They Work Hard for the Money


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Expert Perspective by Grahall’s OmniMedia Editorial Board

expert perspective telescopeIn an August 7, 2009 Cnet News article titled “Google ups director compensation awards” author Tom Krazit says: “in a filing with the SEC Friday, Google revealed that it will be breaking with tradition by deciding to pay directors not employed by the company $75,000 a year in cash and $350,000 a year in restricted stock grants.”

From its infancy in 1998 through its rise to the top of the Internet search engine food chain, the company has changed drastically; Google’s business strategy has evolved as its meteoric stock price growth has slowed.  Both these changes should have – and apparently did – engender a change to the Board compensation.

In his white paper “BOARD OF DIRECTORS TOTAL REWARDS STRATEGY: COMPETITIVE LEVELS, MIX, AND MESSAGES THAT MAKE GOOD BUSINESS SENSE” Grahall’s Michael Graham says: “On most of the boards with which we consult the majority of members would agree that ‘they don’t do it for the money.’”  The business connections and insights that Directors gain by sitting on boards are valuable, Graham adds, “…however, I don’t think many of them would continue to do it without the pay.” 

And although it’s true that the majority of companies pay cash remuneration to directors, Graham also says: “…no two organizations have the same relationship with—or expectations of—their Board of Directors…. Similar to the way one would design a total executive rewards strategy, the review and evaluation of any particular organization’s Board of Directors’ rewards strategy should begin by addressing a series of issues designed to determine the responsibilities and roles of the directors.”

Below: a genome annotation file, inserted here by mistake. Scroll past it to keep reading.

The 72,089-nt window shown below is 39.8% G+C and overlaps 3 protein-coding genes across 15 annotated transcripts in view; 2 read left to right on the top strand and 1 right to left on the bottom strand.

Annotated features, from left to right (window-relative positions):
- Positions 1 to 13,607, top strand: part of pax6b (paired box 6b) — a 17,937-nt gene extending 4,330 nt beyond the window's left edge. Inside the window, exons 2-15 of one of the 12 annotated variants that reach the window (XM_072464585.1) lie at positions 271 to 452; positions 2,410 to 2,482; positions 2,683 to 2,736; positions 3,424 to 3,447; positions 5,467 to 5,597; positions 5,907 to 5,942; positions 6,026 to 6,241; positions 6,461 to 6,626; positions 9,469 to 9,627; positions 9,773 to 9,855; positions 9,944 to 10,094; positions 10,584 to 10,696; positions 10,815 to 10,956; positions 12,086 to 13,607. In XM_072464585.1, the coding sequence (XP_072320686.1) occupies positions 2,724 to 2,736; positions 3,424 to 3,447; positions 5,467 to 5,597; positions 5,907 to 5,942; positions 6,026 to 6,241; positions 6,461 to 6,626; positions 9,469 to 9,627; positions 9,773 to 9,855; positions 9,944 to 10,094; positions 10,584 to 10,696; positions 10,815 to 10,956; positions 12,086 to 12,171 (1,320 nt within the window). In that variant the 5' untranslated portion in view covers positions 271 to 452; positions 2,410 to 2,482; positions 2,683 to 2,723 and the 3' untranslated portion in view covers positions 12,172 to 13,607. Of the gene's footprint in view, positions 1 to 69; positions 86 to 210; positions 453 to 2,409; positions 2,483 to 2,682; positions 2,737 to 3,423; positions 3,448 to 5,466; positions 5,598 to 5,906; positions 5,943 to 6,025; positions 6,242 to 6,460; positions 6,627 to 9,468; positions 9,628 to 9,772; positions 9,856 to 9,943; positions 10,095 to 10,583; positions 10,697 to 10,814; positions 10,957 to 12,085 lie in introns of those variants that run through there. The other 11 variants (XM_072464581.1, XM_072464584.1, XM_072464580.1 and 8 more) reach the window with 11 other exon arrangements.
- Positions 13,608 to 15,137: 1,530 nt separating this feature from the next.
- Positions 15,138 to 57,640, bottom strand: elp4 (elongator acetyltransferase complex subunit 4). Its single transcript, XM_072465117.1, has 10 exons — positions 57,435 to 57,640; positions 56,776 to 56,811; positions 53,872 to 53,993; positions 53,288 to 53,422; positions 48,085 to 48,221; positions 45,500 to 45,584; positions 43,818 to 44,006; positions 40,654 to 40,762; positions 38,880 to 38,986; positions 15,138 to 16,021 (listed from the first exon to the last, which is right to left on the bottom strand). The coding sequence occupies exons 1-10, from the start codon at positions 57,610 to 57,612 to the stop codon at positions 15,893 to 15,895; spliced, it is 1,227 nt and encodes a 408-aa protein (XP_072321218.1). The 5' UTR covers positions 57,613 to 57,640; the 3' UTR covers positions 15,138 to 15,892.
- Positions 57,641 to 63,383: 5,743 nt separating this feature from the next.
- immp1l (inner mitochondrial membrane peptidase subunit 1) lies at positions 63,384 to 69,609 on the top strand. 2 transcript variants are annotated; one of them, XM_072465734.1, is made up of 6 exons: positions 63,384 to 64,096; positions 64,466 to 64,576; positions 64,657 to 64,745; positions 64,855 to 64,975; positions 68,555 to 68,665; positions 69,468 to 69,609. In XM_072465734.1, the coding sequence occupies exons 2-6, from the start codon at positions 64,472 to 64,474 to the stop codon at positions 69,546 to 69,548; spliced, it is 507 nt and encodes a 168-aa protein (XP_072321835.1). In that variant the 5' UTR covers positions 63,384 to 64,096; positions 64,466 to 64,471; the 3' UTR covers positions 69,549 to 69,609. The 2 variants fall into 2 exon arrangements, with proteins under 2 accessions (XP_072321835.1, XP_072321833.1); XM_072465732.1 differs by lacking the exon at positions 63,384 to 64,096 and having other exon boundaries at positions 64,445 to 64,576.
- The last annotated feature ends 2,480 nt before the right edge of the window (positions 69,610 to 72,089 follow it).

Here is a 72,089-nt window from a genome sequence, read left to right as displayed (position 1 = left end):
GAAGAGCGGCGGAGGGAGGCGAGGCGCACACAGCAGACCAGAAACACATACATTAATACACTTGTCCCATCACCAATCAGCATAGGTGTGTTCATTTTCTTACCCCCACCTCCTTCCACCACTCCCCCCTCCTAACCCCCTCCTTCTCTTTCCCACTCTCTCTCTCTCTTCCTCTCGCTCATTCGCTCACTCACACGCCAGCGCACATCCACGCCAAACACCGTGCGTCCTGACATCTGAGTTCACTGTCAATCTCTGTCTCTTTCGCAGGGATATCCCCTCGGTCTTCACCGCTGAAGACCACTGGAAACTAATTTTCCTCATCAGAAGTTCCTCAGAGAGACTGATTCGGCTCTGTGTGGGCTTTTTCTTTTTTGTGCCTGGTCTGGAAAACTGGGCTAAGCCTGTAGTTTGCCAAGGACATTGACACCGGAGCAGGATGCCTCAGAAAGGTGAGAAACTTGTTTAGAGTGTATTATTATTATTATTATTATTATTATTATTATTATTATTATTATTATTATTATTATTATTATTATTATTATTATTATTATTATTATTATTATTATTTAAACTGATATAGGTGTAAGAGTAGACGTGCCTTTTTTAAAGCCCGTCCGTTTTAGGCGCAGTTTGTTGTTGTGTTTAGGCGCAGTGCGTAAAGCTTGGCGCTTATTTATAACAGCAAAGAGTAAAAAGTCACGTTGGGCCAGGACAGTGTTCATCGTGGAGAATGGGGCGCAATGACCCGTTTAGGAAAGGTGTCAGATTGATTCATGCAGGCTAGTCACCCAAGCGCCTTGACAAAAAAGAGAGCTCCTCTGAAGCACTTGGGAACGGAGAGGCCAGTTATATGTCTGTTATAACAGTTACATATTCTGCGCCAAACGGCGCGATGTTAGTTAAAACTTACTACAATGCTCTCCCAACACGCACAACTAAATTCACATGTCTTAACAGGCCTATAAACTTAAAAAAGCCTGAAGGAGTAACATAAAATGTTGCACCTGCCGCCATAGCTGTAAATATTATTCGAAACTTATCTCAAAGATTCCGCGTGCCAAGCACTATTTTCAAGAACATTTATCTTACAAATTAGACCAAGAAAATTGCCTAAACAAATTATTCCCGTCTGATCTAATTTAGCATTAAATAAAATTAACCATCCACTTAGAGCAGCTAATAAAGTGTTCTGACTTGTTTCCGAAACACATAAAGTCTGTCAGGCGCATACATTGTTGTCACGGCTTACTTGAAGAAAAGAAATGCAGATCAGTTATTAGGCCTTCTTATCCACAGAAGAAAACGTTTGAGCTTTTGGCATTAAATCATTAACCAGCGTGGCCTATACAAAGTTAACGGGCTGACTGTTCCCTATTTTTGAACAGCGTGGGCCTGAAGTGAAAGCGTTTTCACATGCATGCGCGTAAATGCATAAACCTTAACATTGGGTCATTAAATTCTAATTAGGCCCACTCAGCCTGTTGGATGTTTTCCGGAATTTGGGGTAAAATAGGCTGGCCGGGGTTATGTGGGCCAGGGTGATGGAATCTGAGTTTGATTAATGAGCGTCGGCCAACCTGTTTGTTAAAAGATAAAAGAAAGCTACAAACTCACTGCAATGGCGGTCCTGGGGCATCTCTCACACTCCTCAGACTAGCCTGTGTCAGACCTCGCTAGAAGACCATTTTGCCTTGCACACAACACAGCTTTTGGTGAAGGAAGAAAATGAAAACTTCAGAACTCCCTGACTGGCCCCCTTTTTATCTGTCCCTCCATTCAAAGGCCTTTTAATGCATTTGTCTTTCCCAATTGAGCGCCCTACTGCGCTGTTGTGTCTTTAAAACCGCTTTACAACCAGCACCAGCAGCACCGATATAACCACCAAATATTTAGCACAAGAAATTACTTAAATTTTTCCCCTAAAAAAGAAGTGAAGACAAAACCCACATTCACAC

Graham explains that a company’s business strategy and life cycle will dictate the nature of the relationship between the board and the company. That relationship will then help to define the correct rewards structure. Graham has defined the roles of Boards of Directors as follows:

• Contractual (informational) where Boards provide or exchange information
• Conditional (advisory) where Boards provide advice and counsel
• Conventional (shared) where the Board sets the agenda and reviews and approves strategy
• Consensual (primary) where the Board creates and assumes responsibility for strategy, development, and execution

Over the years, Google’s business strategy has changed, as has its relationship with the role of the Board.  No doubt Google has changed its Board compensation structure to keep current with these changes.  But under any set of circumstances, our Grahall consultants all agree:  Google’s Board is paid very, very well in comparison with those of other companies. The upper regions of annual board pay are more typically in the $250,000 to $300,000 range.  The combination of restricted stock and cash now paid to Google Board Directors substantially expands that region’s borders.

For additional information on the manner in which boards are paid, see Grahall’s authoritative research reports on this subject. 

Contact Michael Graham at

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  • [...] Another important component of Board governance is how much the board members themselves are paid.  Grahall is finalizing soon-to-be-released research on Board of Directors governance, which considers the roles of boards, the contributions they make and the pay that they receive.  The basic premise is a “pay-for-performance” model for Boards of Directors.   If boards make large contributions, they should receive higher pay; limited contributions call for lower pay.  And this applies not only to boards generally, but to the contributions of each individual board member.  (For more information on Board roles and contributions see Omni Blog: They Work Hard for The Money) [...]

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